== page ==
Over 4000 Sold Since 2005

" A one of a kind professional stage instrument
that will turn heads and last a lifetime."

Yes I Ship Worldwide!

.... ....... .....

-->Order Here<--

FREE How to Play A CBG CD and Slide with Every CBG order!

Previously Sold CBG's
More Videos.
Diddley Bows
Electric Washboard
Cigar Box Amplifier
Common Questions.
How To Play A CBG' Video

Custom builds, weird questions?

I make a TON of custom models, dual pickups, selector switch cbg's, short scale basses, dulcimer guitars etc...

Do You Have To Use A Slide To Play A Cigar Box Guitar?

No. You can play tradtional style fretted cigar box guitar as well. When using a slide, any slide will work, it's really a matter of preference.

Slide guitar or bottleneck guitar is a particular method or technique for playing the guitar. The term slide is in reference to the sliding motion of the slide against the strings, while bottleneck refers to the original material of choice for such slides, which were the necks of glass bottles. Instead of altering the pitch of the strings in the normal manner (by pressing the string against frets), a slide is placed upon the string to vary its vibrating length, and pitch. This slide can then be moved along the string without lifting, creating continuous transitions in pitch.

Since the introduction of slide guitar playing in the early 1900s, many different materials have been used to play slide guitar. Various smooth hard objects may be used as a slide such as glass, copper, porcelain and metal. One of the most common is the neck of a glass bottle, which is slipped over one of the fingers of the fretting hand. The term "bottleneck guitar" derives from this. A glass, stainless steel, brass, or chrome tube of approximately the same size (typically one to two inches long and ? inch diameter) may also be used. There are also the Mudslide porcelain and Moonshine Slides ceramic slides, invented by Terrie Lambert in 1990, which are glazed on the outside but porous on the inside, so that finger moisture is absorbed, preventing slippage. Technically a slide can be made with any material, so long as it resonates, and the craftsmanship is good. Examples include stag antler and buffalo horn, although slides like these are not often sold in mainstream shops, if at all, as the time and effort needed to create one is often too much when conventional slides are available. An alternative method is to use a solid metal bar or rod, also about the same size as above, laid across the strings of the guitar and held by the fingers of the fretting hand being laid on it to either side, parallel to it. Shotglasses, pipes, and stones have also been used to good effect, as have rings, spoons and even cigarette lighters.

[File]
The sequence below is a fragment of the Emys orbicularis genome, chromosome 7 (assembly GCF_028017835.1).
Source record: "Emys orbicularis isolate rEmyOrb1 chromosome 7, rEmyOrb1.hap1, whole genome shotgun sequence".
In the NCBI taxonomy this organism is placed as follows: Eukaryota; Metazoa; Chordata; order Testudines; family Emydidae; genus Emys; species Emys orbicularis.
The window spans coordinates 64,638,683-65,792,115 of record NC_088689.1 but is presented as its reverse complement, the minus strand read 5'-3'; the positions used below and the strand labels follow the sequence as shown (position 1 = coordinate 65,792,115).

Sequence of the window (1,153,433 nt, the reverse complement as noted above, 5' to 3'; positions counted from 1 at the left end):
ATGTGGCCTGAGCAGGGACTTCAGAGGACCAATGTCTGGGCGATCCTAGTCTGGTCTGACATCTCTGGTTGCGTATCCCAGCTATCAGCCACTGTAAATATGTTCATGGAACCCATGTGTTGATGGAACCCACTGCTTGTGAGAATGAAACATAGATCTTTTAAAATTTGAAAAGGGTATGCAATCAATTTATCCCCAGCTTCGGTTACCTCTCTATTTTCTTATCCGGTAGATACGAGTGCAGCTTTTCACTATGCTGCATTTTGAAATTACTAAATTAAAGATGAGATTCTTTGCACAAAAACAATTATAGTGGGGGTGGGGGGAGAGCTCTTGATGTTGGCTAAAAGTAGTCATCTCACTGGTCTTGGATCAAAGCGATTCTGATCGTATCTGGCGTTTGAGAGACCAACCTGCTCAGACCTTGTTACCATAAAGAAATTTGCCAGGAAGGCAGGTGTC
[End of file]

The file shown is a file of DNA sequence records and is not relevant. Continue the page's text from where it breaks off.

Below are exampls of various guitar slides.